It's no coincidence cougar sightings are on the rise in neighbourhoods where people feed deer, conservation officers say.
The Nanaimo B.C. Environment office has seen an increase in calls in the past week from residents in the Dover-Hammond Bay area about a cougar in green spaces and near the beach.
Those reports are from neighbourhoods known for heavy deer populations. When residents put food out for deer, it makes their neighbourhood a magnet for predators.
Cougar reports posted on social media have fueled fears among residents and parents of small children, but so far wildlife officers have been unable to confirm reports of a big cat reportedly seen near the playground at Oliver Woods recreation centre.
Nanaimo is in cougar country, so the occasional sighting should surprise no one. But a glut of deer will make sightings a regular occurrence.
A cougar reported several times in recent days, between McGirr Road and Fillinger Crescent has so far shown no aggression toward humans.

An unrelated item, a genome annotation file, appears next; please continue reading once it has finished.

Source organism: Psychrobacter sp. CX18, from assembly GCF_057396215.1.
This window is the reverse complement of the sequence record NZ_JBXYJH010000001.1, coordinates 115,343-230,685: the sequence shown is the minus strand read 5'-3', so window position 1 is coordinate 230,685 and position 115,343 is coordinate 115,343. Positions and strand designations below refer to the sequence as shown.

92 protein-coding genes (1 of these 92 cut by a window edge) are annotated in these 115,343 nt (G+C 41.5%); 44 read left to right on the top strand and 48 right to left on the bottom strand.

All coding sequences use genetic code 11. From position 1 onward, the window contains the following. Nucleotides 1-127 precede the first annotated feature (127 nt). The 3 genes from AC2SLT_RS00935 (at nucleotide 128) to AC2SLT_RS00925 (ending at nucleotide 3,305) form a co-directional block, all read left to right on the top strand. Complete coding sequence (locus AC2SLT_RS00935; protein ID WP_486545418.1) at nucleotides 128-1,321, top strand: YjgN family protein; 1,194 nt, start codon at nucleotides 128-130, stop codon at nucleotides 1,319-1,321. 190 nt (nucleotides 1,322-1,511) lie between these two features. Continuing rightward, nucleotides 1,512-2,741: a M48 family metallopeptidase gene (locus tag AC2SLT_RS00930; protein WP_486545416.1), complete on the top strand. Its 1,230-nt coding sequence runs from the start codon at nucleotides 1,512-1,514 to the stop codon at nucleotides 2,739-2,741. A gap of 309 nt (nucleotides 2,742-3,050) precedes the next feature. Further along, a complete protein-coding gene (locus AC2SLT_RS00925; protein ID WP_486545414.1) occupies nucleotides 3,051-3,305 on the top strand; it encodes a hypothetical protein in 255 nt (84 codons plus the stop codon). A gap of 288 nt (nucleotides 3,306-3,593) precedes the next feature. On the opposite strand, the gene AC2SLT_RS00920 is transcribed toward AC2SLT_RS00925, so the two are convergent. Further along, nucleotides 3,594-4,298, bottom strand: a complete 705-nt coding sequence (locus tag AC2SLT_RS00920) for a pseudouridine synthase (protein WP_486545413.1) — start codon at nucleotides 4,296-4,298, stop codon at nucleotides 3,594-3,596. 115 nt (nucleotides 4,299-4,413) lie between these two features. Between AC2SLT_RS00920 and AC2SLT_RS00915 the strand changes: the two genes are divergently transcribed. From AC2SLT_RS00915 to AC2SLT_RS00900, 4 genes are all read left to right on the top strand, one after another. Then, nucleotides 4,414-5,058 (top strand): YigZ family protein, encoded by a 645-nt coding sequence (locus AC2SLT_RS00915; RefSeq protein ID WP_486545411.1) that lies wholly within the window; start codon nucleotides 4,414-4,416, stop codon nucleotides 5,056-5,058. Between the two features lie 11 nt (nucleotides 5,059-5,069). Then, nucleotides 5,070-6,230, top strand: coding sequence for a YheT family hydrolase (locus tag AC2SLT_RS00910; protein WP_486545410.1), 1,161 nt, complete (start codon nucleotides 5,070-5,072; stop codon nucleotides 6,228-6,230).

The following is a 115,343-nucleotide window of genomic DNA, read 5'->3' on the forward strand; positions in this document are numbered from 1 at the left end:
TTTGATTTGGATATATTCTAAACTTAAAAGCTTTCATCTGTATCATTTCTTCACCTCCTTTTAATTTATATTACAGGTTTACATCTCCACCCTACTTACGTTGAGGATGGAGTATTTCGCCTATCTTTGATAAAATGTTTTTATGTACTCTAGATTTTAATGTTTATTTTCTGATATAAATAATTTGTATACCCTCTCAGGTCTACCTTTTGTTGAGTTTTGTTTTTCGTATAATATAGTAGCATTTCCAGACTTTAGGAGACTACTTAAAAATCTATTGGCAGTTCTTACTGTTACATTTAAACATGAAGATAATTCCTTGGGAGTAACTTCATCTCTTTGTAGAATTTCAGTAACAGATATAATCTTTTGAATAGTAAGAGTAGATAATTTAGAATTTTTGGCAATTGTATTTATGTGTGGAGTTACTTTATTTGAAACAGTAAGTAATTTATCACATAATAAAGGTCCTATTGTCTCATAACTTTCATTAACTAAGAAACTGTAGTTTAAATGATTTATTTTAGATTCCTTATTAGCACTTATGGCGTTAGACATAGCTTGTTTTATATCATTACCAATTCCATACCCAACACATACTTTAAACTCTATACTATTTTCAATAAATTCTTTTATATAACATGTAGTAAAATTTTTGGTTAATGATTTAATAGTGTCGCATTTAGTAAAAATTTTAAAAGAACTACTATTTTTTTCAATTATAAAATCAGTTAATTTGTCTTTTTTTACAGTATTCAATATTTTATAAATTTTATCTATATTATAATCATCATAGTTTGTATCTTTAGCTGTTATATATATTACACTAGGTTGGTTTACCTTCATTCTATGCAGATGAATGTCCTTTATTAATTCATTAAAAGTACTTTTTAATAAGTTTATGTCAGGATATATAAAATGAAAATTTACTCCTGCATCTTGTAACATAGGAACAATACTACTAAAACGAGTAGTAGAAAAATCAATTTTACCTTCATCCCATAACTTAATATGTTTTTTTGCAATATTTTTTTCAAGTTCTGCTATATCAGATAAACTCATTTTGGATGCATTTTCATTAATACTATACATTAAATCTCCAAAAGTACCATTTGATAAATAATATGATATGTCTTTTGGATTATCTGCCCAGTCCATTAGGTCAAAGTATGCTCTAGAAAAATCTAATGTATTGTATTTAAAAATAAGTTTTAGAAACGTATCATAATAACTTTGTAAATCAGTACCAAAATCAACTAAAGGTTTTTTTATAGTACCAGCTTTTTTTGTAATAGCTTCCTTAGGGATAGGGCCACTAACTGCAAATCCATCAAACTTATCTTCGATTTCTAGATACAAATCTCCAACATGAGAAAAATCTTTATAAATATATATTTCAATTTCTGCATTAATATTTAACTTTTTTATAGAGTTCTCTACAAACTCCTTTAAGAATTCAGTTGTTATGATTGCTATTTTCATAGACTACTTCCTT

"The reason they're there is because the place is polluted with deer," said Sgt. Ben York, of the Nanaimo Conservation Service office. "I took a loop through there this morning and I nearly hit three deer."
Deer soon get used to free food left out by residents. It's a problem in the Icarus and Dover road area, and cougars soon learn to hunt where deer are plentiful.
Traps and hounds can't be used in an urban area, so York encourages people to "stop feeding deer, because you're attracting predators to Nanaimo."
Parents should keep a sharp eye on small children and pets, and if confronted by a cougar, never run, and "make yourself as big as possible."
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